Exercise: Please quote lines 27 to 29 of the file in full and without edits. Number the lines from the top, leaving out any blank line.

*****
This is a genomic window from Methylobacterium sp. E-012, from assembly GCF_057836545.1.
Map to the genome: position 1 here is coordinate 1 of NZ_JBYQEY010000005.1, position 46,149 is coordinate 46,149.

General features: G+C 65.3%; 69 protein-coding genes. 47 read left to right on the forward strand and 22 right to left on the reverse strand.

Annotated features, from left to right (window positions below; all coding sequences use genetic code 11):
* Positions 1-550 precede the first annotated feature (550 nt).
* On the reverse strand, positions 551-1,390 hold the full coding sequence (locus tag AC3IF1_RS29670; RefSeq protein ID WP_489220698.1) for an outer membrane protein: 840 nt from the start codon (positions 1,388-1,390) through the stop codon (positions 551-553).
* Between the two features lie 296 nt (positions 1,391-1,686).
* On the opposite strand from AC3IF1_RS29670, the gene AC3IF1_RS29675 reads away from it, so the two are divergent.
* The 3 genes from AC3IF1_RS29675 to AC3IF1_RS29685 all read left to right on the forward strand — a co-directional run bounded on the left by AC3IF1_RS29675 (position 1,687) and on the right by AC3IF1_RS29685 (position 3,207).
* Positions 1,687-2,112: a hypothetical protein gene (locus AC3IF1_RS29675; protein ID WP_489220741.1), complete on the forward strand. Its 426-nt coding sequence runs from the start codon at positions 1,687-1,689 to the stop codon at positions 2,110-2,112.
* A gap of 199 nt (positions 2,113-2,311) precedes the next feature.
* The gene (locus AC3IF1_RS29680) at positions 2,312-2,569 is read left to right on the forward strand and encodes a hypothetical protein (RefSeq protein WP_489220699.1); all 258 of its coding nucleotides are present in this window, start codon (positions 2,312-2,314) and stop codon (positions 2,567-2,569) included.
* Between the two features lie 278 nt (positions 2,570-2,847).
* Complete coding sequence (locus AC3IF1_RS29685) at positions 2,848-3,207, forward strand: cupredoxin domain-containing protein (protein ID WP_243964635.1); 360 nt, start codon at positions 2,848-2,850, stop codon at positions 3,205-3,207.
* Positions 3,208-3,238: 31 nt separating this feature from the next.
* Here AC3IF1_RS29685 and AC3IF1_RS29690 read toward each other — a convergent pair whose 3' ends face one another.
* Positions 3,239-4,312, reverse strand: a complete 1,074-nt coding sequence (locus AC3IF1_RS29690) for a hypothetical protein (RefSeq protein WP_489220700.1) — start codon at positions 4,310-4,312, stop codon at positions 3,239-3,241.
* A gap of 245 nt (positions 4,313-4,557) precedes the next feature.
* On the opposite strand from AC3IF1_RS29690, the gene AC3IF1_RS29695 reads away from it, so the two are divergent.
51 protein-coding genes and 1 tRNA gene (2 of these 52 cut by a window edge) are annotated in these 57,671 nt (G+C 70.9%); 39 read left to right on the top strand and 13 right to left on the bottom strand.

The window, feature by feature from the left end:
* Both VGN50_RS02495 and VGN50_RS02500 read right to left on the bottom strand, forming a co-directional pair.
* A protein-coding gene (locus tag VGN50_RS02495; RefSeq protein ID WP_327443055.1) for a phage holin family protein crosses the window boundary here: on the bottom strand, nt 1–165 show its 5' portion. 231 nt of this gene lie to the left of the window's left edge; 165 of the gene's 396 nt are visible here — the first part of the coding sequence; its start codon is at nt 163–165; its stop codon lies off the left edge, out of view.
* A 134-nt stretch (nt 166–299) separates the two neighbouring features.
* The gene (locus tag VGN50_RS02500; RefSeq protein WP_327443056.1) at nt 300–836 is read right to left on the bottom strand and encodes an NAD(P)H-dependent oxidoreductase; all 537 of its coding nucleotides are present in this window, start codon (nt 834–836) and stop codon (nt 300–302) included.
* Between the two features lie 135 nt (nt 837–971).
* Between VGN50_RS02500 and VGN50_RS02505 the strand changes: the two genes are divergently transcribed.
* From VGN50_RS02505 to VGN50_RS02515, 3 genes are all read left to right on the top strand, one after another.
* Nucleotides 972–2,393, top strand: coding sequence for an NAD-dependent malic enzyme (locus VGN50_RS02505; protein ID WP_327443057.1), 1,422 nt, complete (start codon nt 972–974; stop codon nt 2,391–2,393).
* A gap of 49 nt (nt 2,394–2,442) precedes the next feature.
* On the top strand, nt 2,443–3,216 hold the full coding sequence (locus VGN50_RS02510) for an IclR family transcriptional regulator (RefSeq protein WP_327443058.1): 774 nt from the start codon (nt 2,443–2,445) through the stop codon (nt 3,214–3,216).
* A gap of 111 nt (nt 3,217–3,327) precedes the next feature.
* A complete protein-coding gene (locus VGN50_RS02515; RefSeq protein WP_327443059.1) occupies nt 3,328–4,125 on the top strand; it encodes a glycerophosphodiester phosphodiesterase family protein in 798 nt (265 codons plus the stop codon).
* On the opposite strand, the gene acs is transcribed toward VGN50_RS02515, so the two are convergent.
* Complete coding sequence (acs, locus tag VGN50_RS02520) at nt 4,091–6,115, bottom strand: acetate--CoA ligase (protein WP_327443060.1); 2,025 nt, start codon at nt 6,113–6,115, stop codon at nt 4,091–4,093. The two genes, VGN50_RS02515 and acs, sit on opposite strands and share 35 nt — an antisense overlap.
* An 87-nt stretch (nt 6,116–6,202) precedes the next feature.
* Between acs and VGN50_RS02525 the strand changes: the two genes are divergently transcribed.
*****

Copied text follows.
* Between VGN50_RS02500 and VGN50_RS02505 the strand changes: the two genes are divergently transcribed.
* From VGN50_RS02505 to VGN50_RS02515, 3 genes are all read left to right on the top strand, one after another.
* Nucleotides 972–2,393, top strand: coding sequence for an NAD-dependent malic enzyme (locus VGN50_RS02505; protein ID WP_327443057.1), 1,422 nt, complete (start codon nt 972–974; stop codon nt 2,391–2,393).